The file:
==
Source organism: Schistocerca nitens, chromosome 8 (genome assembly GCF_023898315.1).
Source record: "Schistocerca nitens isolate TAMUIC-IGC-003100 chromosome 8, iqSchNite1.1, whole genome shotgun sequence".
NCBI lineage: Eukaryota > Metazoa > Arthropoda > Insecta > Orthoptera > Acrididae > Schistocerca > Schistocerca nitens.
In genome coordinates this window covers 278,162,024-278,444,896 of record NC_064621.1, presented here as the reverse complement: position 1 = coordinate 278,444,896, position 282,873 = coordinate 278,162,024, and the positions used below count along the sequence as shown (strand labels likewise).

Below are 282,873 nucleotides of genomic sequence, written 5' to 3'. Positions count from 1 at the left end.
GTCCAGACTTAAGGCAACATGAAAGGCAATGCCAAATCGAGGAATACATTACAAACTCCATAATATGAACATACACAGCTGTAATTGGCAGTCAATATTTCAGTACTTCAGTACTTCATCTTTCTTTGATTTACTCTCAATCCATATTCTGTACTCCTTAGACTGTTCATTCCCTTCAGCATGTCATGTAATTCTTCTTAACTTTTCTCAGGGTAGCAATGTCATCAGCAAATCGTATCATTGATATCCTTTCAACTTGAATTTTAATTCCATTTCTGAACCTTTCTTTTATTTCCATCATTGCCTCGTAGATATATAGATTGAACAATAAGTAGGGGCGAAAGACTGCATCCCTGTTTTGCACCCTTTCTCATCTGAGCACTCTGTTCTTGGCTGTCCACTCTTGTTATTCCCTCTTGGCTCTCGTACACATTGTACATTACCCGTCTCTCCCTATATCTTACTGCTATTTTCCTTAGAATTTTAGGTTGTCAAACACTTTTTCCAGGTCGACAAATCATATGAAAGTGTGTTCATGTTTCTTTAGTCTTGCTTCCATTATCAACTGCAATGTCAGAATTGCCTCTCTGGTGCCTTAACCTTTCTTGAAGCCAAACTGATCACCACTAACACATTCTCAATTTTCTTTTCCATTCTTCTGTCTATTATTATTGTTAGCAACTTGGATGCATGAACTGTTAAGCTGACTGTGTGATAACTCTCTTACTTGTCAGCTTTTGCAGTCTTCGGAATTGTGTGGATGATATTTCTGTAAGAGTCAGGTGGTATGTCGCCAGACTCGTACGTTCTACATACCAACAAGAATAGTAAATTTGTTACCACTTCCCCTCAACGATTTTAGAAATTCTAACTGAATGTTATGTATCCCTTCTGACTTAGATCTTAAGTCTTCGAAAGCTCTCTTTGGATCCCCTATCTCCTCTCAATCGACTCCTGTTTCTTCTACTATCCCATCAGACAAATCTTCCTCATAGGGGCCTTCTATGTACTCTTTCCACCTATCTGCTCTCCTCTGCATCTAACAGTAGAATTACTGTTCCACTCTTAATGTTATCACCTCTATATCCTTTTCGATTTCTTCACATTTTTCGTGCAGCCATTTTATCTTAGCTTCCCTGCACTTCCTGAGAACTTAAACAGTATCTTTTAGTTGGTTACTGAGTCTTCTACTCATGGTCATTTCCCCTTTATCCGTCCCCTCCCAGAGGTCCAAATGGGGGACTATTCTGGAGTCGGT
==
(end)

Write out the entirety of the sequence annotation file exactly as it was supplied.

Source organism: Schistocerca nitens, chromosome 8 (genome assembly GCF_023898315.1).
Source record: "Schistocerca nitens isolate TAMUIC-IGC-003100 chromosome 8, iqSchNite1.1, whole genome shotgun sequence".
NCBI lineage: Eukaryota > Metazoa > Arthropoda > Insecta > Orthoptera > Acrididae > Schistocerca > Schistocerca nitens.
In genome coordinates this window covers 278,162,024-278,444,896 of record NC_064621.1, presented here as the reverse complement: position 1 = coordinate 278,444,896, position 282,873 = coordinate 278,162,024, and the positions used below count along the sequence as shown (strand labels likewise).

Below are 282,873 nucleotides of genomic sequence, written 5' to 3'. Positions count from 1 at the left end.
GTCCAGACTTAAGGCAACATGAAAGGCAATGCCAAATCGAGGAATACATTACAAACTCCATAATATGAACATACACAGCTGTAATTGGCAGTCAATATTTCAGTACTTCAGTACTTCATCTTTCTTTGATTTACTCTCAATCCATATTCTGTACTCCTTAGACTGTTCATTCCCTTCAGCATGTCATGTAATTCTTCTTAACTTTTCTCAGGGTAGCAATGTCATCAGCAAATCGTATCATTGATATCCTTTCAACTTGAATTTTAATTCCATTTCTGAACCTTTCTTTTATTTCCATCATTGCCTCGTAGATATATAGATTGAACAATAAGTAGGGGCGAAAGACTGCATCCCTGTTTTGCACCCTTTCTCATCTGAGCACTCTGTTCTTGGCTGTCCACTCTTGTTATTCCCTCTTGGCTCTCGTACACATTGTACATTACCCGTCTCTCCCTATATCTTACTGCTATTTTCCTTAGAATTTTAGGTTGTCAAACACTTTTTCCAGGTCGACAAATCATATGAAAGTGTGTTCATGTTTCTTTAGTCTTGCTTCCATTATCAACTGCAATGTCAGAATTGCCTCTCTGGTGCCTTAACCTTTCTTGAAGCCAAACTGATCACCACTAACACATTCTCAATTTTCTTTTCCATTCTTCTGTCTATTATTATTGTTAGCAACTTGGATGCATGAACTGTTAAGCTGACTGTGTGATAACTCTCTTACTTGTCAGCTTTTGCAGTCTTCGGAATTGTGTGGATGATATTTCTGTAAGAGTCAGGTGGTATGTCGCCAGACTCGTACGTTCTACATACCAACAAGAATAGTAAATTTGTTACCACTTCCCCTCAACGATTTTAGAAATTCTAACTGAATGTTATGTATCCCTTCTGACTTAGATCTTAAGTCTTCGAAAGCTCTCTTTGGATCCCCTATCTCCTCTCAATCGACTCCTGTTTCTTCTACTATCCCATCAGACAAATCTTCCTCATAGGGGCCTTCTATGTACTCTTTCCACCTATCTGCTCTCCTCTGCATCTAACAGTAGAATTACTGTTCCACTCTTAATGTTATCACCTCTATATCCTTTTCGATTTCTTCACATTTTTCGTGCAGCCATTTTATCTTAGCTTCCCTGCACTTCCTGAGAACTTAAACAGTATCTTTTAGTTGGTTACTGAGTCTTCTACTCATGGTCATTTCCCCTTTATCCGTCCCCTCCCAGAGGTCCAAATGGGGGACTATTCTGGAGTCGGT